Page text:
California's voters in November will have their 1st opportunity in more than
three decades to consider whether to scrap the death penalty and clear the
largest death row in the nation's history.
Reviving one of the state's most contentious political issues, backers of a
proposed ballot initiative to abolish the death penalty announced Thursday that
they had more than enough signatures to put the explosive question on the
November ballot. They gathered more than 800,000 signatures, 300,000 more than
required, and only technical glitches would prevent a campaign that will reopen
the debate over whether California should execute its most heinous murderers.
The SAFE California Act would replace the death penalty with life in prison
without the possibility of parole. If approved, the law would convert the death
sentences of the state's 725 death row inmates to life in prison terms and
eliminate the death penalty option in murder cases.
Californians historically have strongly supported the death penalty, famously
ousting former Chief Justice Rose Bird and 2 Supreme Court colleagues in 1986
for refusing to uphold death sentences.
But at the same time, the state's death penalty system has been marred by epic
delays of 20 years or more in legal appeals. Just 13 inmates have been executed
since the restoration of capital punishment in 1978, prompting even some
leading death penalty supporters to question its benefits.
California has not executed an inmate in 6 years, the result of ongoing legal
challenges to the state's lethal injection method that are expected to extend a
moratorium on the use of the death chamber for at least another year.
Death penalty opponents are pushing the measure as a way to save the state as
much as $180 million annually, arguing that capital punishment has become an
expensive waste of money at a time when California is slashing spending on
everything from schools to public safety. A study last year, headed by a
federal appeals court judge, concluded the state would save that much money
because it costs so much more to house death row prisoners, conduct death
penalty trials and for the lengthy appeals that follow convictions.
Jeanne Woodford, former chief of the state prison system and San Quentin
warden, is leading the campaign, calling the death penalty no more than a
"(This) will put an end to its intolerable risk and exorbitant cost," she said
at a San Francisco news conference, joined by former Santa Clara County
Superior Court Judge LaDoris Cordell, who is also heading the campaign.
California will jump into the death penalty debate at a time when capital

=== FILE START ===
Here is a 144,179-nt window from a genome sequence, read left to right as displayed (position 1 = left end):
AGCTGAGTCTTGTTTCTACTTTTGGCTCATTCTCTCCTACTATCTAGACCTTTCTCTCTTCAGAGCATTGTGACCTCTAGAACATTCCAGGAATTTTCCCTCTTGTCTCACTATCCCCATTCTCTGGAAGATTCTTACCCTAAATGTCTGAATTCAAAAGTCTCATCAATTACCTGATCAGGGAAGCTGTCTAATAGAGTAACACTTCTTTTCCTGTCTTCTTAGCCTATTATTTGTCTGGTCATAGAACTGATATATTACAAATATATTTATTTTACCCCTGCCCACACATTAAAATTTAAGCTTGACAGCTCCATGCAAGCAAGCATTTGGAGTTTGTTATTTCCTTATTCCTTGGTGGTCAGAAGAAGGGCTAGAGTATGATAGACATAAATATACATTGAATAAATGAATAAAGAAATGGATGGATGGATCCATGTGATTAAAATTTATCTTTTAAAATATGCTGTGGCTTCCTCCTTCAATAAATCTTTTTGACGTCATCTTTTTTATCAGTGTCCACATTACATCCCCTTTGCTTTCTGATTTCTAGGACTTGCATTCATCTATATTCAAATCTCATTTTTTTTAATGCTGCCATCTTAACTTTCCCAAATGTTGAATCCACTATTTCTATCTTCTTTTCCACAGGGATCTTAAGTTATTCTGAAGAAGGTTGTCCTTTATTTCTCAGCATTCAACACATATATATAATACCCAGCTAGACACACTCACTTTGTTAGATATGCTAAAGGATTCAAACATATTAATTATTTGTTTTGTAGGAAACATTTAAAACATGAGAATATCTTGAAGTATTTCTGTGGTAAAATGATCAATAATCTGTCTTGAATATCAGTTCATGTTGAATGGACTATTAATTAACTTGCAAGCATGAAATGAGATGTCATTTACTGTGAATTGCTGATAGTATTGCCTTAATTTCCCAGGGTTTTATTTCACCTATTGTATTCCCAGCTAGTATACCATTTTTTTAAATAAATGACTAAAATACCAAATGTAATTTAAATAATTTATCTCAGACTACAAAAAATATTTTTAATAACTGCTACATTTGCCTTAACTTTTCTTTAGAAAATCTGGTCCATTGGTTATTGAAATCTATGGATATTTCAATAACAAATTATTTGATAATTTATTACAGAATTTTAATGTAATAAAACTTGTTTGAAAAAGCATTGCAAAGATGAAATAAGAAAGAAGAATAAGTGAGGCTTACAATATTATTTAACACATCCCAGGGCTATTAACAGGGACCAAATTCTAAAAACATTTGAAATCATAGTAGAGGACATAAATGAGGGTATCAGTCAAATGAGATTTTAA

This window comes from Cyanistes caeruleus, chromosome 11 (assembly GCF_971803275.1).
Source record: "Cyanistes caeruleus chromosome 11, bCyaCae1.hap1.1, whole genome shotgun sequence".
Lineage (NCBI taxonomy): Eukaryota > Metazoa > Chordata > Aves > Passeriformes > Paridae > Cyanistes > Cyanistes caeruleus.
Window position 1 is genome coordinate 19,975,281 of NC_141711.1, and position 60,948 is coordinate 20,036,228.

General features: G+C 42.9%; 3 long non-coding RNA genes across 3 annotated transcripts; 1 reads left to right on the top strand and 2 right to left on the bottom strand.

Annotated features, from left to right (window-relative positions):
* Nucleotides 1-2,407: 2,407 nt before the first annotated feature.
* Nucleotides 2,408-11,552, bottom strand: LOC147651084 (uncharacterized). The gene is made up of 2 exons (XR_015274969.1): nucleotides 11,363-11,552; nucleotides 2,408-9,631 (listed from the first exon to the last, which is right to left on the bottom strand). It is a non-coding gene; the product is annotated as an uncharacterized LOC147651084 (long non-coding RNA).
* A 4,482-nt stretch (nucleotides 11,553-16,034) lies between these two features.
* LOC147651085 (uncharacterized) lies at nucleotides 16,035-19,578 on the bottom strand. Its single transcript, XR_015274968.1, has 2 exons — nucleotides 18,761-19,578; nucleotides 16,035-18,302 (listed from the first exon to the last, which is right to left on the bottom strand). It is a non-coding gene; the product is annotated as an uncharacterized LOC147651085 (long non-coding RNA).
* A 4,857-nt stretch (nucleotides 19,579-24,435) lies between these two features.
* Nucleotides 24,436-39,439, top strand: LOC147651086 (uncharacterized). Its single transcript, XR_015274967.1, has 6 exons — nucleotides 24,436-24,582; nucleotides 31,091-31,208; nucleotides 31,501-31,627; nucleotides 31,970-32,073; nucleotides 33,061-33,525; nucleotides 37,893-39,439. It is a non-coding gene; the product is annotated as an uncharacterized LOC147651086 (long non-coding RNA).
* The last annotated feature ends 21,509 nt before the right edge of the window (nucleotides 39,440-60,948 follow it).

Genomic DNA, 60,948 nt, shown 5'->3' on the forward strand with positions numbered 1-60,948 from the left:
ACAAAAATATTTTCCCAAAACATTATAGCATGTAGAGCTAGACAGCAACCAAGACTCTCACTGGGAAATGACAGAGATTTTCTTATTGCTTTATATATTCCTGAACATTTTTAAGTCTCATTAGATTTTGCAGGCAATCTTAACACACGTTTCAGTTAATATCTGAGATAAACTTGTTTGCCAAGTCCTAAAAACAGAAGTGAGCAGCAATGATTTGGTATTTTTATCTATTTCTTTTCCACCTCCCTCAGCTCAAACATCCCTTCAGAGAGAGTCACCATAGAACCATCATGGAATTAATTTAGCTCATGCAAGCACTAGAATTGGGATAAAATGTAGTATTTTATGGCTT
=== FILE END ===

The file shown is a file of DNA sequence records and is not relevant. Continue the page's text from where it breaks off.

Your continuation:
punishment is in flux across the country. States such as Illinois, New Jersey
and New Mexico have scrapped the death penalty in recent years, and many others
have put executions on hold as a result of legal uncertainty over lethal
injection or calls to study the issue. 16 states no longer carry out the death
The most recent Field Poll on the topic last year found 68 % of California
voters support the death penalty. But the same poll also found more of the
state's voters prefer murderers serve life in prison without the possibility of
parole than get executed, a shift in attitude that SAFE leaders are hoping to
In addition to Woodford, who oversaw four executions as San Quentin's warden,
other key figures are raising questions about the death penalty, including
former prosecutor Don Heller, who helped craft the 34-year-old law, and former
Los Angeles District Attorney Gil Garcetti, who put dozens of killers on death
Chief Justice Tani Cantil-Sakauye, while not taking a position on the measure,
recently told the Mercury News editorial board that she believes a
re-evaluation of the law and its effectiveness is warranted.
The campaign raised $1.3 million for the signature gathering in 2011, getting
checks cut by donors such as Hyatt Hotels magnate Nicholas Pritzker and Netflix
CEO Reed Hastings, according to state finance records.
But death penalty supporters are lining up to combat the measure. They say the
cost-savings projections are inaccurate and would vanish if the state resumes
executions and begins to clear its death row. This is particularly true in the
long run, they say, because the numbers of death sentences have slowed in
recent years across the state, with juries sending just nine condemned inmates
to San Quentin in 2011.
This newspaper reported last year that at least a dozen inmates have exhausted
their legal appeals and would be in line for execution dates if the moratorium
is lifted, an unprecedented number.
Law enforcement groups such as the district attorney association and police
groups, along with criminal justice advocacy groups, are expected to campaign
against the measure.
"If the death penalty is retained, it is now likely that most sentences will be
carried out," said Kent Scheidegger, legal director of the Sacramento-based
Criminal Justice Legal Foundation, a leading advocacy group for the death
Gov. Jerry Brown and Attorney General Kamala Harris, who have both expressed
opposition to the death penalty in their careers, have taken no position yet on
the measure, according to their offices.
(source: Mercury News)